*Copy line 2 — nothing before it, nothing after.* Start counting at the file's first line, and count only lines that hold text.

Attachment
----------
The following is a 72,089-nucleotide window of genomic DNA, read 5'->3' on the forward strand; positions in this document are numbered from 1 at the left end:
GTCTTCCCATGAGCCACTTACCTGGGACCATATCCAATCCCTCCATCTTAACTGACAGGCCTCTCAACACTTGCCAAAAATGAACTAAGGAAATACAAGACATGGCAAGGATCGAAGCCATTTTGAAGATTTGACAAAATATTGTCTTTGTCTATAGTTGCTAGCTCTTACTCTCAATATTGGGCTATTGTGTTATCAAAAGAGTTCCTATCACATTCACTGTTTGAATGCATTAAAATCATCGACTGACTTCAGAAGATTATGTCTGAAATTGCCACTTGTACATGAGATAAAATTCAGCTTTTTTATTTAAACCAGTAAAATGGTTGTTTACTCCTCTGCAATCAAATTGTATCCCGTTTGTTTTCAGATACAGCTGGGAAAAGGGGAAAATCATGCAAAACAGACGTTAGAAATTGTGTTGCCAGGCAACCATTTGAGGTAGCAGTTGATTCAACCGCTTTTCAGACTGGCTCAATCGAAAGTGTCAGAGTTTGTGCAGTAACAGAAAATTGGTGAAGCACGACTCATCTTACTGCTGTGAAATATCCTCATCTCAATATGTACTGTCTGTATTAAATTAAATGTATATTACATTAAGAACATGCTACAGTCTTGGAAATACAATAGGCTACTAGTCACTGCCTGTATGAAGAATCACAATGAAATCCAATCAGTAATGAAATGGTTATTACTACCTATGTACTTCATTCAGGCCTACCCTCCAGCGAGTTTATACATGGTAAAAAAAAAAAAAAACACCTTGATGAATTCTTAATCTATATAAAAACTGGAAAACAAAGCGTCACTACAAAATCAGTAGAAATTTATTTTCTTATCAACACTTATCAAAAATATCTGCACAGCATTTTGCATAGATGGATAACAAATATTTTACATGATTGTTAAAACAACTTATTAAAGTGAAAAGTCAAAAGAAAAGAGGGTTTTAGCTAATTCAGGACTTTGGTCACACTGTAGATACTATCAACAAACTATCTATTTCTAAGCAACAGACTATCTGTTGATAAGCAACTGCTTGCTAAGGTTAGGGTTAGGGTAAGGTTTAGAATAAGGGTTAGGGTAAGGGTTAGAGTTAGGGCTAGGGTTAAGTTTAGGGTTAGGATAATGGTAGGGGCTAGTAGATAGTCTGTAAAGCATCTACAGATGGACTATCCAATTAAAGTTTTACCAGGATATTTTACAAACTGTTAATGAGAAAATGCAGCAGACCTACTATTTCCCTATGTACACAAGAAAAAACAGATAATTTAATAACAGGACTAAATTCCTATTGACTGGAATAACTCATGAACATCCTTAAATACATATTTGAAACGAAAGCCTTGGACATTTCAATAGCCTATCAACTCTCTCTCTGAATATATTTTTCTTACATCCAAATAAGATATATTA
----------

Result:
GTCTTCCCATGAGCCACTTACCTGGGACCATATCCAATCCCTCCATCTTAACTGACAGGCCTCTCAACACTTGCCAAAAATGAACTAAGGAAATACAAGACATGGCAAGGATCGAAGCCATTTTGAAGATTTGACAAAATATTGTCTTTGTCTATAGTTGCTAGCTCTTACTCTCAATATTGGGCTATTGTGTTATCAAAAGAGTTCCTATCACATTCACTGTTTGAATGCATTAAAATCATCGACTGACTTCAGAAGATTATGTCTGAAATTGCCACTTGTACATGAGATAAAATTCAGCTTTTTTATTTAAACCAGTAAAATGGTTGTTTACTCCTCTGCAATCAAATTGTATCCCGTTTGTTTTCAGATACAGCTGGGAAAAGGGGAAAATCATGCAAAACAGACGTTAGAAATTGTGTTGCCAGGCAACCATTTGAGGTAGCAGTTGATTCAACCGCTTTTCAGACTGGCTCAATCGAAAGTGTCAGAGTTTGTGCAGTAACAGAAAATTGGTGAAGCACGACTCATCTTACTGCTGTGAAATATCCTCATCTCAATATGTACTGTCTGTATTAAATTAAATGTATATTACATTAAGAACATGCTACAGTCTTGGAAATACAATAGGCTACTAGTCACTGCCTGTATGAAGAATCACAATGAAATCCAATCAGTAATGAAATGGTTATTACTACCTATGTACTTCATTCAGGCCTACCCTCCAGCGAGTTTATACATGGTAAAAAAAAAAAAAAACACCTTGATGAATTCTTAATCTATATAAAAACTGGAAAACAAAGCGTCACTACAAAATCAGTAGAAATTTATTTTCTTATCAACACTTATCAAAAATATCTGCACAGCATTTTGCATAGATGGATAACAAATATTTTACATGATTGTTAAAACAACTTATTAAAGTGAAAAGTCAAAAGAAAAGAGGGTTTTAGCTAATTCAGGACTTTGGTCACACTGTAGATACTATCAACAAACTATCTATTTCTAAGCAACAGACTATCTGTTGATAAGCAACTGCTTGCTAAGGTTAGGGTTAGGGTAAGGTTTAGAATAAGGGTTAGGGTAAGGGTTAGAGTTAGGGCTAGGGTTAAGTTTAGGGTTAGGATAATGGTAGGGGCTAGTAGATAGTCTGTAAAGCATCTACAGATGGACTATCCAATTAAAGTTTTACCAGGATATTTTACAAACTGTTAATGAGAAAATGCAGCAGACCTACTATTTCCCTATGTACACAAGAAAAAACAGATAATTTAATAACAGGACTAAATTCCTATTGACTGGAATAACTCATGAACATCCTTAAATACATATTTGAAACGAAAGCCTTGGACATTTCAATAGCCTATCAACTCTCTCTCTGAATATATTTTTCTTACATCCAAATAAGATATATTA